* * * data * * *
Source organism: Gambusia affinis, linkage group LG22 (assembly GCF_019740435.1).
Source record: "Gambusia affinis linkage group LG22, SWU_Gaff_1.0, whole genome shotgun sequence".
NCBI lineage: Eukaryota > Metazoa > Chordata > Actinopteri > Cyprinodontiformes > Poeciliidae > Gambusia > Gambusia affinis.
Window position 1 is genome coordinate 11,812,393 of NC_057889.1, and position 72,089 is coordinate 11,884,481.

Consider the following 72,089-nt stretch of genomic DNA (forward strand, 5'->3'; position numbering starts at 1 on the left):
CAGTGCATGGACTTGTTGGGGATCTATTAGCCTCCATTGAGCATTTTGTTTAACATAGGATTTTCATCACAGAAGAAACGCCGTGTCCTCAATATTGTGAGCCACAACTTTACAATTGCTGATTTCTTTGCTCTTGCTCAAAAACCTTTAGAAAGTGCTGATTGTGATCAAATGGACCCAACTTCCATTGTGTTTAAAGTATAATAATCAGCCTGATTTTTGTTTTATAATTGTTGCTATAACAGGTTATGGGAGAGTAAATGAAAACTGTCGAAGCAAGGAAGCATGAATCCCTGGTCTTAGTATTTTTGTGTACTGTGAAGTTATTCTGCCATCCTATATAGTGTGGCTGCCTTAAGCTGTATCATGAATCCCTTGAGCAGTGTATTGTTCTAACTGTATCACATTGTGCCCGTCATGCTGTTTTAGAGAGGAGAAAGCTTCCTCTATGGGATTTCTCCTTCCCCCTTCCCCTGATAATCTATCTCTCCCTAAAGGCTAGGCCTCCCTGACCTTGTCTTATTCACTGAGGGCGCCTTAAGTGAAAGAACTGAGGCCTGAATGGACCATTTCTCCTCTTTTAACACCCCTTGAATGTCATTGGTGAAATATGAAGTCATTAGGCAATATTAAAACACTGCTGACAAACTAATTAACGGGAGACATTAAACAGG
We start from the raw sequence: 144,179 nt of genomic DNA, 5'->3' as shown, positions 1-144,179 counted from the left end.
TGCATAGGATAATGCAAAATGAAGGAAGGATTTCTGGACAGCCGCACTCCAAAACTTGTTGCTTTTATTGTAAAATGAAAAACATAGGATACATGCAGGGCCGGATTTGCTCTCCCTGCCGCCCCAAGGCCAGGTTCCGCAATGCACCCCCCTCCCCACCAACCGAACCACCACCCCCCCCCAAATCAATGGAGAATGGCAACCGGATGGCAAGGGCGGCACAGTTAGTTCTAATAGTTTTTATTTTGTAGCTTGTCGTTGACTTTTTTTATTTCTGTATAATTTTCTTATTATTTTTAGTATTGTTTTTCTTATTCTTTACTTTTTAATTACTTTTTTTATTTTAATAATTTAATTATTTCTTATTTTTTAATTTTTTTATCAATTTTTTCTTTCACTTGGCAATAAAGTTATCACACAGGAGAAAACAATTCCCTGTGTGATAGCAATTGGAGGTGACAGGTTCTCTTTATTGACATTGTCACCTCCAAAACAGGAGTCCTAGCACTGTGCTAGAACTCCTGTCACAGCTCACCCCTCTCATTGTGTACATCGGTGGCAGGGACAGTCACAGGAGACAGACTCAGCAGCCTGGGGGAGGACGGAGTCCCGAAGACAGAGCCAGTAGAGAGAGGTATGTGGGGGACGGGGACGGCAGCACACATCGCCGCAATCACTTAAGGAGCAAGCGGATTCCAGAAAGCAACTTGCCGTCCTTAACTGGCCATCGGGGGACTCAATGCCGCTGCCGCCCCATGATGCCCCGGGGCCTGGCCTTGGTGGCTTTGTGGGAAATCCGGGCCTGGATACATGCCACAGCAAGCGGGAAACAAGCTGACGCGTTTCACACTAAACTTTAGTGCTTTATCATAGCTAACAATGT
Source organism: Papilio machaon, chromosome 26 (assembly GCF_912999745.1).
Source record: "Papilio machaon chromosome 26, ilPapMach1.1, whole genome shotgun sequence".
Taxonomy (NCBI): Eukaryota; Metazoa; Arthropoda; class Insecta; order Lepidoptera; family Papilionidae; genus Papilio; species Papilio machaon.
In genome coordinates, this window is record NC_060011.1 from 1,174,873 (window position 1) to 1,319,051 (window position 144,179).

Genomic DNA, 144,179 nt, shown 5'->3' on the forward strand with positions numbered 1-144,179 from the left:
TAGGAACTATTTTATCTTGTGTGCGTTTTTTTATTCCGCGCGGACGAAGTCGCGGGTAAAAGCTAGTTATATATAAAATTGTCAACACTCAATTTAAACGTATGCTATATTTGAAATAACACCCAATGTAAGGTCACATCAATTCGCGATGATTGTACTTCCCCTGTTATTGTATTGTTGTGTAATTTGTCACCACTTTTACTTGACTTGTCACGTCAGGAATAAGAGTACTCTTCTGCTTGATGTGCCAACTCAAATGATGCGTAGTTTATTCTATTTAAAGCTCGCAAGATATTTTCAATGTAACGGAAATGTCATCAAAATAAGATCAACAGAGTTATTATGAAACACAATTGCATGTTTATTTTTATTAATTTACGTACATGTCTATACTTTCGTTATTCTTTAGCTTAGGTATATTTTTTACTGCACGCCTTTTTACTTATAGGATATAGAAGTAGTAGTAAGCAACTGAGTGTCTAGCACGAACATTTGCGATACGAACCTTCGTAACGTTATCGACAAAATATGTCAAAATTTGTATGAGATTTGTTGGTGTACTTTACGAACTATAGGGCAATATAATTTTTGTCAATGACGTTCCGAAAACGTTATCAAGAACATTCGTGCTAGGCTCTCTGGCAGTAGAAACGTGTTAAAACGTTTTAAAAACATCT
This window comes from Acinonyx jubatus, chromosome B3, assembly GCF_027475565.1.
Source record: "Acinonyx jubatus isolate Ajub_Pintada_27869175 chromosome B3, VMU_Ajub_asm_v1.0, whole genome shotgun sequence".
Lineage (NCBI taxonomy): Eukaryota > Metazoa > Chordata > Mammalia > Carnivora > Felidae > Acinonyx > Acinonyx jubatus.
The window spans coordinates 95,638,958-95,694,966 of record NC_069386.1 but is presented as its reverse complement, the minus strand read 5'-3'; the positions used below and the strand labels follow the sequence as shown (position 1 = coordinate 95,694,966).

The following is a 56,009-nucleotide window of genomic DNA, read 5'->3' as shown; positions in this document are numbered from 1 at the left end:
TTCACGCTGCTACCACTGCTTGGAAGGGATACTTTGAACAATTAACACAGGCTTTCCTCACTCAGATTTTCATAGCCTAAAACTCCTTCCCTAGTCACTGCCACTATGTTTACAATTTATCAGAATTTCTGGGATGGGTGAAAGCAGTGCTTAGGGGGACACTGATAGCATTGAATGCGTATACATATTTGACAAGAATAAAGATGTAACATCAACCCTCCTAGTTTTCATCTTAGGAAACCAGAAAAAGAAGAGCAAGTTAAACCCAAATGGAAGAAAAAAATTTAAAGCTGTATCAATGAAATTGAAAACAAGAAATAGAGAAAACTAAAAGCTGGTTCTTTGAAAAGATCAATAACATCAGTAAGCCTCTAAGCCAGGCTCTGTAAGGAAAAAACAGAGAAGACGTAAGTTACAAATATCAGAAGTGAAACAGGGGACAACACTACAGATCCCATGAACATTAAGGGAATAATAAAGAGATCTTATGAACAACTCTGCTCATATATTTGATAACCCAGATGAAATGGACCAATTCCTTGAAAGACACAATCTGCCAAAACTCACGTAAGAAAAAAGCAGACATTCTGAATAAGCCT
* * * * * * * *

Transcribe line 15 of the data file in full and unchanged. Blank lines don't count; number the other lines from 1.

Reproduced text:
This window comes from Acinonyx jubatus, chromosome B3, assembly GCF_027475565.1.